This afternoon, with the Pacific Ocean splashing up on my right, the cliffs towering on my left, traffic smothering me on all sides, and tears streaming down my face, I sang “Blest Be The Tie” alone, and tried not to add another tally to the ridiculous statistic of PCH crashes. I don’t tell you this to garner sympathy. I tell you because, a. It’s a funny picture. I felt ridiculous, even as it was happening. b. To remind everyone that I am, in fact, a girl, and that I do, in fact, miss you all very, very much.
Now, in case I haven’t humiliated myself enough on the internet, I’d like to share another story from this weekend—one that will hopefully have more applicability than a 20-year-old woman bawling like a 20-month-old. Last night, my family sat around debating whether or not to go see The Great Gatsby.
Somehow, Cooper prevailed upon me to play video games with them instead. Right up there with my inability to dance, whistle, and display appropriate emotion is my inability to play video games. I just pray thanks that I was born a female. Anyway, I got suckered into about four rounds of some awful superhero-fight-club style game. I am pretty sure I lost all of them (except one against my mom…). That’s not the embarrassing part. The embarrassing part is that after those four rounds (about 2:00 minutes each), my left thumb had formed a significant blister. This is not a joke. I have photographic proof. I was not only pathetic enough to lose video games to my mom, I actually had a blister from playing 10:00 minutes of the ps3. I am sure you can imagine the humor that this little stunt provided the rest of my family.
This episode was reminiscent of The Time I Learned To Ride A Bike. This is not to be confused with The Time I Taught Andrea To Ride A Bike At Age Eighteen, although that was a blog-worthy story too.
No, I learned to ride a bike way back in Olympia, Washington, at the age of Seven. The blip was that I learned to ride at the same time as Cooper. Now, Cooper had been chasing me since before he could walk. Literally. Seriously, though: for some reason, mom put him in a walker at the tender age of a couple months, and he would wobble all over the house chasing me around. So, I am sure that you can imagine the implications of Cooper on a bike. Whether intentionally or not, he ran into me countless times on that first harrowing bike day. Honestly, I am not sure how I made it through that day without having a heart attack. We have home video footage of it (as we do of all the episodes of my Especially Awkward Days) (Let’s be honest, all of the days are pretty awkward). In this video, you can tell by my posture that I felt similar anxiety to a Nascar Driver. When I finally went inside that day, I could barely move my hands, I had been holding the handlebars so tightly. Whether or not I had blisters from my day of bike riding, it sure felt like it.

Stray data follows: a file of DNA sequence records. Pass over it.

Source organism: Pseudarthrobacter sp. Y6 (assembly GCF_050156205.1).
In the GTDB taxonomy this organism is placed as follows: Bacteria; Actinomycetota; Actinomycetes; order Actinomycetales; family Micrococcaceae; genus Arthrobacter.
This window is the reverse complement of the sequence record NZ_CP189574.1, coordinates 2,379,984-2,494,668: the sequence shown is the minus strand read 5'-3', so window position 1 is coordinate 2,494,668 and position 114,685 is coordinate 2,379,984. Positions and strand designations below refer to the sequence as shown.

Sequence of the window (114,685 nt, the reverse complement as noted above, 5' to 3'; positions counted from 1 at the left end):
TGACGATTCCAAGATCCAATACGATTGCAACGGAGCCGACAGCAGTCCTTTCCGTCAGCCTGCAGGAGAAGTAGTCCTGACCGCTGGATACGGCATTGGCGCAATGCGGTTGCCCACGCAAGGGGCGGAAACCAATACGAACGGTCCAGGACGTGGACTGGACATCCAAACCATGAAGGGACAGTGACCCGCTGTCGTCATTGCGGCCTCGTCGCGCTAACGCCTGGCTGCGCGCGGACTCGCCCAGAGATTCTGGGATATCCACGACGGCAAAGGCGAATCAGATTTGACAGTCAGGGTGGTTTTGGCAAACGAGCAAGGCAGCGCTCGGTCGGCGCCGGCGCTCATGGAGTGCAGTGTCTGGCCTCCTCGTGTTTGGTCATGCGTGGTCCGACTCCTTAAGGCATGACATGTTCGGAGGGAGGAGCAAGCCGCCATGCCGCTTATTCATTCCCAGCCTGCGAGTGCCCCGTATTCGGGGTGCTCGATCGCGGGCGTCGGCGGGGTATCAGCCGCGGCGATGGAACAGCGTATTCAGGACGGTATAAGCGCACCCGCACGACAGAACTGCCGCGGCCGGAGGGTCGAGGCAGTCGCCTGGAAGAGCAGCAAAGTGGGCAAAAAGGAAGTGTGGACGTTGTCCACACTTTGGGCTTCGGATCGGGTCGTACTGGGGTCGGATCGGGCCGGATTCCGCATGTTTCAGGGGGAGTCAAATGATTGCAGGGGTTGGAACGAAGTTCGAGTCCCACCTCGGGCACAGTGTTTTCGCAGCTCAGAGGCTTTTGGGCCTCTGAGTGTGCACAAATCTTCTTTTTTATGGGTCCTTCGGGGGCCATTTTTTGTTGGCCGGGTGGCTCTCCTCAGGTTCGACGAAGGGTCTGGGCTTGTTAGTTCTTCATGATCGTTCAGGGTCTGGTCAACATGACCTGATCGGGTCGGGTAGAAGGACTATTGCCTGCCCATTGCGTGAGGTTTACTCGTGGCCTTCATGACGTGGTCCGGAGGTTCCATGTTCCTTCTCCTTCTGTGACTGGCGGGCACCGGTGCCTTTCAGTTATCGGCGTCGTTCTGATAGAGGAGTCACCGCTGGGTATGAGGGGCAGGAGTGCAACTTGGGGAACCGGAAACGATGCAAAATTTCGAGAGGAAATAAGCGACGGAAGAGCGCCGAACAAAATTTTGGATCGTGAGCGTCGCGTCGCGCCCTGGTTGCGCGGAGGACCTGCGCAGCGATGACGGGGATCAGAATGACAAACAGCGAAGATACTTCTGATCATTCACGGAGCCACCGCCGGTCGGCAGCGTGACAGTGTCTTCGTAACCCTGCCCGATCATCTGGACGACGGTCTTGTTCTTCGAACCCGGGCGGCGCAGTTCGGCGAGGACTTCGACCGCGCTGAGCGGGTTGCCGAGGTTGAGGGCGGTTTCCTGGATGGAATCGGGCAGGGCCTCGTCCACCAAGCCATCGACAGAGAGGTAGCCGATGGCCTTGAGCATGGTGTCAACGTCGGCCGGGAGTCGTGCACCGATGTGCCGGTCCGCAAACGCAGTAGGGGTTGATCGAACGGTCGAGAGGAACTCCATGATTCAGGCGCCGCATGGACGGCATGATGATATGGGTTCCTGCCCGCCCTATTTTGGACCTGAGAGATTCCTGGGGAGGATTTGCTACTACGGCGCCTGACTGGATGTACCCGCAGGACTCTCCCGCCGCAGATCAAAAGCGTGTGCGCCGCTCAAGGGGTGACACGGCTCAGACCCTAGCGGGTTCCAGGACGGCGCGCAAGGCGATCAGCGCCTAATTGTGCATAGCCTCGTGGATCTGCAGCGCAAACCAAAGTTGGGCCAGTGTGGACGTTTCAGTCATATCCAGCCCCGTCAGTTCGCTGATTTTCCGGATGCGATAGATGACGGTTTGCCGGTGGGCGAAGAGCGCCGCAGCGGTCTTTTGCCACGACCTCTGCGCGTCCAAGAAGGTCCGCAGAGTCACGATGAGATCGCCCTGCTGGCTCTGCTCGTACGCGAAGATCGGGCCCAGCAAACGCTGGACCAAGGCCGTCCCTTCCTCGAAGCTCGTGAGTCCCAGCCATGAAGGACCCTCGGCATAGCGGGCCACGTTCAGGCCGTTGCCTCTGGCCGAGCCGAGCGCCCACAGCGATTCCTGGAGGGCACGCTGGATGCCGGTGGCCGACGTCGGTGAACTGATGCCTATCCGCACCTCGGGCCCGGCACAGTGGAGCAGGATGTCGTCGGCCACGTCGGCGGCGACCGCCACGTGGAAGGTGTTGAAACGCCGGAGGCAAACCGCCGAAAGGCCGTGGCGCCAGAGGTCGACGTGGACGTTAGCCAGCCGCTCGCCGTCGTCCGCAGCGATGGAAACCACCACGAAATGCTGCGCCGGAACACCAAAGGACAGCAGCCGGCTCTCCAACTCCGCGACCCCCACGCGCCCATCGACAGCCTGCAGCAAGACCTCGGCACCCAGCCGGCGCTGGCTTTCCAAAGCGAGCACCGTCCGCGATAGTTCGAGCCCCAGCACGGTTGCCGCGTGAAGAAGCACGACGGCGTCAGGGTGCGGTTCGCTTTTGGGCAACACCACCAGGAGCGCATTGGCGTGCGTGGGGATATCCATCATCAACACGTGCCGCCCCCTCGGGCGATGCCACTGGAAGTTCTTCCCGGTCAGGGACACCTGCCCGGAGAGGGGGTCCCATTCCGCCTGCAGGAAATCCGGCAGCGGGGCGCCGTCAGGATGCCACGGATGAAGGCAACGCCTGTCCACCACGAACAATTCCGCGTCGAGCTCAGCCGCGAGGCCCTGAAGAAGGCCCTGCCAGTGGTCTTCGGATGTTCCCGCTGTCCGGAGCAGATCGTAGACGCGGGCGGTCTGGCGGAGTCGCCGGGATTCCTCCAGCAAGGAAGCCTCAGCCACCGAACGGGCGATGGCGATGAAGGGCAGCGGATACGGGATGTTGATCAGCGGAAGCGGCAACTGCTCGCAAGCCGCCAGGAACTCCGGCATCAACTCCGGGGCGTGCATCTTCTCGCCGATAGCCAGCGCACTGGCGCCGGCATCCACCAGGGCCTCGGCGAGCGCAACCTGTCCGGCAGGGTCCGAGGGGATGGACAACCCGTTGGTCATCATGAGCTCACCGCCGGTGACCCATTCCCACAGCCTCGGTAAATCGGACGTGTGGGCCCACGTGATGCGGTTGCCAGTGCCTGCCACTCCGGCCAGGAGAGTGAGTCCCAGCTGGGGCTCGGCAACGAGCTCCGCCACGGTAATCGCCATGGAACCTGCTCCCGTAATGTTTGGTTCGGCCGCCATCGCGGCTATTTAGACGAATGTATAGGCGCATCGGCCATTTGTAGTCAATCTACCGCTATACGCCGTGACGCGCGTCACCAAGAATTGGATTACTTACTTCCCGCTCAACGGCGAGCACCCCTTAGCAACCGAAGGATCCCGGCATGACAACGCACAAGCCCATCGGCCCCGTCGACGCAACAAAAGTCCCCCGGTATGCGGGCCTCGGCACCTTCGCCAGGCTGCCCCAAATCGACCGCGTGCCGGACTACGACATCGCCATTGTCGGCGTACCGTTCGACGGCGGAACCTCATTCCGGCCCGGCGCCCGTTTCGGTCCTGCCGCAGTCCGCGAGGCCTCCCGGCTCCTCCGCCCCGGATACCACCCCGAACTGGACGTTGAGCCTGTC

That’s kind of my default, though: holding on as tight as I can and hoping I don’t fall down, or get thrown through a wall by the villain, or whatever. But that’s not healthy. Or beneficial. Or fun. And in reality, Cooper probably will run me over, the Joker will probably set me on fire, regardless of whether or not I am worrying about it. But that’s part of life. Falling. Having people run into you. Being thrown through walls (uh…). So why not enjoy the rest of it? So here’s to the next 20 years being blister free, even if I do get a few more scrapes.